Have you ever had a client come to you for training and say ‘I would like to exercise but I have arthritis and don’t want to make it worse’? I think most fitness instructors and personal trainers will have experienced this at some point in their career and if not…you probably have this to come!
Physical Activity and Exercise is beneficial for people with Arthritis. This is the key message that you need to understand but most importantly that your client needs to understand. There are more than 100 types of arthritis which people can be diagnosed with and it will affect every client in a different way. You are not expected to know or understand every form of arthritis but as long as you adapt your training to the needs of your client, encourage safe technique and apply the knowledge you do have then you will be providing a positive experience for the individual and helping them to experience the benefits of exercise and physical activity.
Remember no two people are going to be the same.
We have put together 5 Dos and 5 Don’ts to help provide some guidance.
1. DO perform a slow, gradual and extended warm up to allow time for the joints to mobilise and the synovial fluid to lubricate the joint more effectively.
2. DO focus on low impact activities to reduce the stress placed on the joint i.e. cycling, walking and swimming. Especially for people new to exercise.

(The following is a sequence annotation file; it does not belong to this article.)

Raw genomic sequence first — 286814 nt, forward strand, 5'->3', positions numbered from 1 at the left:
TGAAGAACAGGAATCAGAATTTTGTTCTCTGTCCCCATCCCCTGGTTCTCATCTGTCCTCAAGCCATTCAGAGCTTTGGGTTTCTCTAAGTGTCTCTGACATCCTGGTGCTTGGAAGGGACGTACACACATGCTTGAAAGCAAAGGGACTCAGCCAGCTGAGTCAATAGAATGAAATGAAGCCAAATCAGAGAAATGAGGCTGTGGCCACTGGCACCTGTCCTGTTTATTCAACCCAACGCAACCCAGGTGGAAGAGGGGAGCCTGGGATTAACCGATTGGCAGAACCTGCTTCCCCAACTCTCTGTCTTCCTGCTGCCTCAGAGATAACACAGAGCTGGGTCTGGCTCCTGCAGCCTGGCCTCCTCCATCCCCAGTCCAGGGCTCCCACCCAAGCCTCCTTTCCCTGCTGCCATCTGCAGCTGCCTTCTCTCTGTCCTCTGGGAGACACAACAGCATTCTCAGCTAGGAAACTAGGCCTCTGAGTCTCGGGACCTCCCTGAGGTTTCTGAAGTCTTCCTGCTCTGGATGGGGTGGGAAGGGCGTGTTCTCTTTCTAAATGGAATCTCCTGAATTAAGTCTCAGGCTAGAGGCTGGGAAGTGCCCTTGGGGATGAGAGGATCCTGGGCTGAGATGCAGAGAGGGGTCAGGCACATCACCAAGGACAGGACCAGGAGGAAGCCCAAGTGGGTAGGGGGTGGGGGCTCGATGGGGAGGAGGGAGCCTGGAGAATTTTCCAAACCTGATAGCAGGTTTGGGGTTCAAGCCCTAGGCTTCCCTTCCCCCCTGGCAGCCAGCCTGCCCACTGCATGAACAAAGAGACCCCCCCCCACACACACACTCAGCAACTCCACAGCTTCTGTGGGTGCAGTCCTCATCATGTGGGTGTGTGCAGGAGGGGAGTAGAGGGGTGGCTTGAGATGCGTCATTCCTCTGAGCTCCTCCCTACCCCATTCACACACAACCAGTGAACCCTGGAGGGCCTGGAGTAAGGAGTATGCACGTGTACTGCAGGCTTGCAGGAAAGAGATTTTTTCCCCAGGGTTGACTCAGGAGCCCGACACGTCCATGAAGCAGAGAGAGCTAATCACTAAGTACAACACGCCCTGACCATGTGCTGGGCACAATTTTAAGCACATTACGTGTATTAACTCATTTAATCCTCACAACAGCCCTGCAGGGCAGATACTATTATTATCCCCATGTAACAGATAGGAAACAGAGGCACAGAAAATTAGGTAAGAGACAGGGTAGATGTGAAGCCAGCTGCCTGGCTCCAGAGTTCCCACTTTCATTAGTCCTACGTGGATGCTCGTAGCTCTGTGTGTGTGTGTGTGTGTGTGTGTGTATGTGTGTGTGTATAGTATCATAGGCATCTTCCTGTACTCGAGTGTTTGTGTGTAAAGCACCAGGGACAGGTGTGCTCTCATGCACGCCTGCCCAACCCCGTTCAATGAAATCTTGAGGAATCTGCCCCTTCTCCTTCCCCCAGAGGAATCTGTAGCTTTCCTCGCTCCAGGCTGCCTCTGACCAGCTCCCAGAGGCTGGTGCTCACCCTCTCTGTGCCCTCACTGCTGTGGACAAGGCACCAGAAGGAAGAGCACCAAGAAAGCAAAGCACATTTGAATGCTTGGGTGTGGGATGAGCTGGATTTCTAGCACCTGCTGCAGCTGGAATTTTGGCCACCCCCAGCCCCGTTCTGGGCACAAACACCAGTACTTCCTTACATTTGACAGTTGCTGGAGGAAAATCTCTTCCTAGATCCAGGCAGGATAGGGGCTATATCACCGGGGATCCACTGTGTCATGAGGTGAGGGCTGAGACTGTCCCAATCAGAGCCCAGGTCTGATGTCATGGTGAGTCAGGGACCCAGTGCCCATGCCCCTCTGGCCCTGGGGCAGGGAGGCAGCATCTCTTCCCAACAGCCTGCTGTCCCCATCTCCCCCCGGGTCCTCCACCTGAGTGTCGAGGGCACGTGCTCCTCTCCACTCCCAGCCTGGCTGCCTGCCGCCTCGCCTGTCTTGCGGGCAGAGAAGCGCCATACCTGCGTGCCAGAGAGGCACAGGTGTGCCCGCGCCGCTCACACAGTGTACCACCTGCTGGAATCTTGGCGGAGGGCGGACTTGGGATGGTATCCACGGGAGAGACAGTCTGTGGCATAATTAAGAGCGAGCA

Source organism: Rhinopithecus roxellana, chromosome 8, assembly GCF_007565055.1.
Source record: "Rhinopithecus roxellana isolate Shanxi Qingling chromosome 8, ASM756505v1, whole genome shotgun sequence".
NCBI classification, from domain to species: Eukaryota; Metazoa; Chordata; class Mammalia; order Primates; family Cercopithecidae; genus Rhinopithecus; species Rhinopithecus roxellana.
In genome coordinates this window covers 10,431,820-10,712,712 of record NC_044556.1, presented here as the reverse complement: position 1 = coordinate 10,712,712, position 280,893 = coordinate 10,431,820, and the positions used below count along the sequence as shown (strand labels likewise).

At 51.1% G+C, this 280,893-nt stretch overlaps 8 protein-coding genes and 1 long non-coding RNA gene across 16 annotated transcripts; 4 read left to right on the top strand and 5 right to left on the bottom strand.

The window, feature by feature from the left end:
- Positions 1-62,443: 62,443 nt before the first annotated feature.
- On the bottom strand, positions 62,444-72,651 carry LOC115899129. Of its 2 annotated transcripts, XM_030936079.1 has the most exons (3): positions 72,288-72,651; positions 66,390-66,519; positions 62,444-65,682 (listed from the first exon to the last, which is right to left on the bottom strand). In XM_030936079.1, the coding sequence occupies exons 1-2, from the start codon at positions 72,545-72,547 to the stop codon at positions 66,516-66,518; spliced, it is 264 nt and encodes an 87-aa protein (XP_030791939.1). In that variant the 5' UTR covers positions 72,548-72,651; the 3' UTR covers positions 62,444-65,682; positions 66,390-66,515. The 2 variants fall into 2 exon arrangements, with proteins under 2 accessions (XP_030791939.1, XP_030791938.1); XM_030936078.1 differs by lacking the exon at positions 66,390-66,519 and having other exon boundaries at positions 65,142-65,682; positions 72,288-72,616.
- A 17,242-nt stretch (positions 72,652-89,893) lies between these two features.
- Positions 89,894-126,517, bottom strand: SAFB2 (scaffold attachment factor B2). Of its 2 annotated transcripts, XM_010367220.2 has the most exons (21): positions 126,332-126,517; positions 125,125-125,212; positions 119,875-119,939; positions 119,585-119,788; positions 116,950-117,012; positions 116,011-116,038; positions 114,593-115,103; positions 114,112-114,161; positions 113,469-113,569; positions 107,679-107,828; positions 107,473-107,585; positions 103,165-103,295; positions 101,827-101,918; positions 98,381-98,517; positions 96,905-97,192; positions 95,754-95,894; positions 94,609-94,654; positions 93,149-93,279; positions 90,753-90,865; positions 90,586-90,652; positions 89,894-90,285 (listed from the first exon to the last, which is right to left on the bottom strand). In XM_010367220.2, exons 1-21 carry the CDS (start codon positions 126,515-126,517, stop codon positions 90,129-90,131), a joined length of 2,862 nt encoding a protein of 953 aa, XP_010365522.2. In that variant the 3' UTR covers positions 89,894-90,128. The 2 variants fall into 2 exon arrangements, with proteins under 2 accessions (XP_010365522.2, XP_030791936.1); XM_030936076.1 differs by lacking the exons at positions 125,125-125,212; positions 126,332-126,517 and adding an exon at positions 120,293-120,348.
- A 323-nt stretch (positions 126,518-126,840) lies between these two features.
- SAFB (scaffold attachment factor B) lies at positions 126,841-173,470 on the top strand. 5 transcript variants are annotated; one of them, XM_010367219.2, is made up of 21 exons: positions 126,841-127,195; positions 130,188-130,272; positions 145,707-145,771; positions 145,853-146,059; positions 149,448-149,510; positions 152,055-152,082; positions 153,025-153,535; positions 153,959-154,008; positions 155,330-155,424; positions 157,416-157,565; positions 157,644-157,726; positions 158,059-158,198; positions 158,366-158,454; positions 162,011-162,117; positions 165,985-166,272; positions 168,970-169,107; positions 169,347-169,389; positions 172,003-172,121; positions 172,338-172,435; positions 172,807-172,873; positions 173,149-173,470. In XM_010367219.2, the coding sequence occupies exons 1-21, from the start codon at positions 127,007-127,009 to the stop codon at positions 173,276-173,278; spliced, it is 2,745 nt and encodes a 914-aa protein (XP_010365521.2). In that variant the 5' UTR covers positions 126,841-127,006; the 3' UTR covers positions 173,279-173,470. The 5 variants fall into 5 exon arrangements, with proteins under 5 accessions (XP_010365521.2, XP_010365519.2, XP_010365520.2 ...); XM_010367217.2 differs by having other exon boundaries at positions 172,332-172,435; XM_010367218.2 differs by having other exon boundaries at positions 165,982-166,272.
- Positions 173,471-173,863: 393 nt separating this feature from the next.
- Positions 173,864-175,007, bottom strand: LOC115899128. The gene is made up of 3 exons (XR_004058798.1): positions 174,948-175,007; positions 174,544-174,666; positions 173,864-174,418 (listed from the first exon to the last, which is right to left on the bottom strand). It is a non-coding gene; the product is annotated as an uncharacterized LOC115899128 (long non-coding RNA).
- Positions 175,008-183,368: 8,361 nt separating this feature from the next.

3. DO include strength training in to your training programme as studies have suggested it can decrease pain experienced by 43% (Tufts University). Be careful at the start of a programme for someone with rheumatoid arthritis.
4. DO focus on improving the range of movement and flexibility of a joint – just work within the clients pain barriers.
5. DO ensure that you have educated the client appropriately to understand the benefits of exercise for their condition. Build a rapport with the client so you get to know what they can do and what limitations they might have. Ensure they feel confident in your knowledge and the programme has been explained to them. Don’t forget the psychological impact that accompanies these physiological conditions.
1. DON’T exercise during a ‘flare up’. At times, an individual may experience periods of intensified pain (particularly with rheumatoid arthritis) and this is when exercise is contraindicated. Build a rapport with your client to ensure this information is communicated effectively.
2. DON’T perform extreme flexibility and stretching exercise techniques i.e. PNF stretching.
3. DON’T perform exercises which require kneeling when the knee joints are affected.
4. DON’T perform exercises which require repetitive stress or high impact activity. Especially for people new to exercise.
5. DON’T treat the individual like they are not capable of certain exercises. People of all ages can live with arthritis in the joints, therefore, adapting exercises accordingly and working within their limitations is the way to tailor your programming so it is safe, effective and fun!
These are some of the key considerations when planning an exercise programme. It is best practice as a fitness professional to have a detailed understanding of the conditions that your clients may disclose to you and in turn you will provide a higher level of service.
We have a variety of training available to help you diversify your knowledge in relation to arthritis and associated conditions. To learn more why not complete our Exercise Referral CPD Seminar: Arthritis and Exercise from the comfort of your own home. Click here to access the arthritis seminar.
Hope you have found this helpful?